South Korea’s Foreign Minister Yun Byung-se arrived in Tokyo on Sunday to pay an official two day visit in order to maintain normalization in the bilateral relations which have long been nurtured by historical antagonism caused by Japan’s wartime militarism and the conquest of Korean Peninsula.
Yun and his Japanese counterpart Fumio Kishida on Sunday agreed on stepping up mutual dialogue, the lack of which has been interrupting a full-fledged rapprochement between Japan and South Korea for decades.
The two countries announced they would keep political efforts to negotiate the wartime problems caused by the Japanese invasion, including the sexual enslavement of Korean women in the military brothels by the then Japanese army.
Yun’s trip marked the first visit to Tokyo since 2011 which became significant especially after he canceled his visit to Japan in 2013, after the Japanese cabinet members visited the controversial Yasukuni Shrine where they honoured Japan’s war dead, including 14 convicted World War II criminals.
Japanese Prime Minister Shinzo Abe also visited the shrine last October to commemorate and honour the Second World War atrocities, but the move has sparked public outrages both in South Korea and China.
The Yasukuni Shrine is perceived as the symbol of Japanese invasion by both China and South Korea, where bitter memories of Japan's 1910-1945 under the assertive Japanese emperor Hirohito still constitute the backbone of anti Japanese sentiments.
Yun is scheduled to meet with Abe on Monday before attending anniversary events in Tokyo while the South Korean leadership would have been attending its own ceremony in Seoul.
Yun-Kishida meeting on Sunday also agreed to set up a summit between PM Abe and South Korean President Park Geun-hye “at an appropriate time.”
“We came to share the importance of holding a (Japan-South Korea) summit,” Kishida told reporters after two hours of talks with Yun at the Foreign Ministry’s Iikura Guesthouse.
“We will continue our effort to set up the meeting at the earliest time possible.” he added.
Japan and South Korea have been mending their diplomatic ties since the early 1960, but a real rapprochement just came in the 1990s following Japanese apologies and cultural exchanges between the countries.
However, the South Korean side still insists on compensations together with apologies especially for the feud over "comfort women" issue since 1992, but the Japanese side says the issue was settled in the normalisation agreement signed in 1965.
"The issues concerning these comfort women’s human rights should be resolved as soon as possible,” said South Korean President Park in a speech in March.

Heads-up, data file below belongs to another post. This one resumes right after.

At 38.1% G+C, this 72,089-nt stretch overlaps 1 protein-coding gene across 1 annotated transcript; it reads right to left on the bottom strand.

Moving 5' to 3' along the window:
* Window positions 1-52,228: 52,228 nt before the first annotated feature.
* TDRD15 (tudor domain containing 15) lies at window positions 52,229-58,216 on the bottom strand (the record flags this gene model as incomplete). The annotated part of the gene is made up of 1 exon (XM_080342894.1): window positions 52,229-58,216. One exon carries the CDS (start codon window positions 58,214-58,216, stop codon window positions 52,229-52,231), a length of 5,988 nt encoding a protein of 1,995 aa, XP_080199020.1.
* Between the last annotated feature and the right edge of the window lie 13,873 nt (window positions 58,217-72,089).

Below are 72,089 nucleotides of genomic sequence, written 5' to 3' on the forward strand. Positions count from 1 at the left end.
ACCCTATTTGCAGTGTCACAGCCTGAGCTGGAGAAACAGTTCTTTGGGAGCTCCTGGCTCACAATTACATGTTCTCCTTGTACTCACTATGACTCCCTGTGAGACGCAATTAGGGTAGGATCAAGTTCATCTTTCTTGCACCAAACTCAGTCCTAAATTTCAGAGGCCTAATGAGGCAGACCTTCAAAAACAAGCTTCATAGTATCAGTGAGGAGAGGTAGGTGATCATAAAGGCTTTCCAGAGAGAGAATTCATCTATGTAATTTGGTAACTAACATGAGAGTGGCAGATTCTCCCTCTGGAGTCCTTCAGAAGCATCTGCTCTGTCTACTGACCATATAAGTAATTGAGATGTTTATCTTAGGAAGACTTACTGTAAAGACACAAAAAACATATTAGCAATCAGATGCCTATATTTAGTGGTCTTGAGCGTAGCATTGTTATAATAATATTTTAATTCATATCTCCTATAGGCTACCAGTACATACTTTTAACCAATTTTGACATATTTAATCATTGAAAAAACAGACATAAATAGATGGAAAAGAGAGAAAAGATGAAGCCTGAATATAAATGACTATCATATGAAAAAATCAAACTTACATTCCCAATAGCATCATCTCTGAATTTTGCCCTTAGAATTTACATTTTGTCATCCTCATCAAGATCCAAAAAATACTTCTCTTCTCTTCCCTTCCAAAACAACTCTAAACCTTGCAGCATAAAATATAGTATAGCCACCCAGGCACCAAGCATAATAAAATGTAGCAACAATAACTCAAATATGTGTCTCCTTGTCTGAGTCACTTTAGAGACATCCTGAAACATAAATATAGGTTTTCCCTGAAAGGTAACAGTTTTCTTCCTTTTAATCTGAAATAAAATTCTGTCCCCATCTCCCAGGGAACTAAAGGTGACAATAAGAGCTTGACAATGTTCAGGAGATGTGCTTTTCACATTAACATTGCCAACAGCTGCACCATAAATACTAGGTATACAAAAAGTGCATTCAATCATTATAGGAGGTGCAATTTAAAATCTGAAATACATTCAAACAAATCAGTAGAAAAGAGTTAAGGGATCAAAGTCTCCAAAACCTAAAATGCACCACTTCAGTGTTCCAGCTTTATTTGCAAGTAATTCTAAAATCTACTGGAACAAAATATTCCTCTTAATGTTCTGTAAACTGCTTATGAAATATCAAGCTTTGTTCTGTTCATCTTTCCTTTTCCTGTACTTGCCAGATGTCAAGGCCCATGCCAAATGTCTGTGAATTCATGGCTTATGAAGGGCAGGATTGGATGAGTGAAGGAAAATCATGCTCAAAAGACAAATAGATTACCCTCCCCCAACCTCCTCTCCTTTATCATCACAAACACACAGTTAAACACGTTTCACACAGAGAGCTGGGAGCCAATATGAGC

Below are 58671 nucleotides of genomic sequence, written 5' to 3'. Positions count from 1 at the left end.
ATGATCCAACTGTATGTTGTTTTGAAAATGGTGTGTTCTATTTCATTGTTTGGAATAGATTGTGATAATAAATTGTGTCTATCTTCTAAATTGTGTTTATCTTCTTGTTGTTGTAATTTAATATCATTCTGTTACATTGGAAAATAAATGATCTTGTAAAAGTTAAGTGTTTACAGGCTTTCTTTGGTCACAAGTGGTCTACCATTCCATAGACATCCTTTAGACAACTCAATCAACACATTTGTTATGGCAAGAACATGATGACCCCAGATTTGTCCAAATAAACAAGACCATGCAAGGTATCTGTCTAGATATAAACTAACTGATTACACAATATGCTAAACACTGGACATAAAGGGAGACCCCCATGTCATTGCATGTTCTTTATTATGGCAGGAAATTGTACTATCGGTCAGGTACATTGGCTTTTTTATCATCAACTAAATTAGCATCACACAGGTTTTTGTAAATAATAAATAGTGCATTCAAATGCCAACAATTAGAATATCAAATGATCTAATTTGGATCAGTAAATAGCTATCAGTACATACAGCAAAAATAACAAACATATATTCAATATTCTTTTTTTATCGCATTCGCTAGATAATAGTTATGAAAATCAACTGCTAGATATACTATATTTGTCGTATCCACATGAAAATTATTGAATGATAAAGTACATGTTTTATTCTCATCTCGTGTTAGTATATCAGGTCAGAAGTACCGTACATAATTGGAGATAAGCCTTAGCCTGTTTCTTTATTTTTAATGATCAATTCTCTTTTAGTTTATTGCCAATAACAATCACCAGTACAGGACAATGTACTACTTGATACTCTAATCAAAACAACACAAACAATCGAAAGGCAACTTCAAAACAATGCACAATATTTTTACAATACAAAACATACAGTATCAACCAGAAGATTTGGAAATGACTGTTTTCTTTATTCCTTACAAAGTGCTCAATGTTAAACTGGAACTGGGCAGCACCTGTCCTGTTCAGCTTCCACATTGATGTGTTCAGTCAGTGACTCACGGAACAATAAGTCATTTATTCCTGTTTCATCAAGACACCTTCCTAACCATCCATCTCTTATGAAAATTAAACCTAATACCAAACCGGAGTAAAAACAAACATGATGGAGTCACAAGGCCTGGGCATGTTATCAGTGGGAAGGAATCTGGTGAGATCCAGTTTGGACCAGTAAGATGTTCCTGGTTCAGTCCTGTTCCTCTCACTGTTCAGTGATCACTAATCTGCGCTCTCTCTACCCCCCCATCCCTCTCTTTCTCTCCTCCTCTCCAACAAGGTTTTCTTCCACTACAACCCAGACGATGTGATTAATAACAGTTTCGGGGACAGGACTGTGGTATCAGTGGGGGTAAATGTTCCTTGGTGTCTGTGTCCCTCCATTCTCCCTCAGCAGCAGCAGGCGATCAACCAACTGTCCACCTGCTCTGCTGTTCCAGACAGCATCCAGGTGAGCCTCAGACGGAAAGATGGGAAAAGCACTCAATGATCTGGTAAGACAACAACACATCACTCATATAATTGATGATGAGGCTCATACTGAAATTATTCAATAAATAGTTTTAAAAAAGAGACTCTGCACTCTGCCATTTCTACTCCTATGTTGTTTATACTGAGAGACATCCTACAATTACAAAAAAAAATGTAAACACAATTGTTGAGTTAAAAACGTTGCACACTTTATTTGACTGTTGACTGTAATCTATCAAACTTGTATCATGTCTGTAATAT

“There isn’t much time left for them to recover their pride." Park added.
Even though the Japanese invasion is still remembered as an era of racial and cultural humiliation by the South Korean public, Seoul officially allowed the Japanese cultural industry to intrigue into the country since the last three decades.
Being the most closest US allies in the Asia-Pacific region, Japan and South Korea have recently increased their endeavours to detente their diplomatic ties as China and North Korea accelerated their military and territorial challenges in the region.
Nuclear envoys from South Korea, Japan and the US agreed last month on keeping up pressure on North Korea’s nuclear programme and to urge the North in returning to the negotiation table which was left by Pyongyang in 2009.
The nuclear threat posed by North Korea has been worrying South Korea and its Pacific allies like the US and Japan, which agreed on increasing the close cooperation in Asia-Pacific security issues when the Japanese PM Abe visited the US President Barack Obama in late April in Washington.
The South Korean government called its National Assembly for an urgent meeting to discuss North Korea’s recent underwater test-fires of ballistic missiles and asked the North to terminate all nuclear activities that endanger the Peninsula’s fragile security.
Japan and China have been confronting on some uninhabited islets nationalised by Tokyo in 2012 which Japan calls Senkaku, and China calls Diaoyu in the East China Sea.
Obama has publicly reiterated American-military support given to Japan if needed against China, but stated that Beijing should not consider US-Japan alliance as a provocation in the region.
Abe, who was re-elected with an overwhelming majority in a snap election at the end of last year, has been trying to review Japan’s pacifist constitution in order to build up re-assertive Japanese security vision to which some of Japanese public essentially objected.
Japan’s move towards redefining its new military role, which enables Tokyo to fight abroad, signals a huge policy change from its conventional isolation for the first time since the Second World War.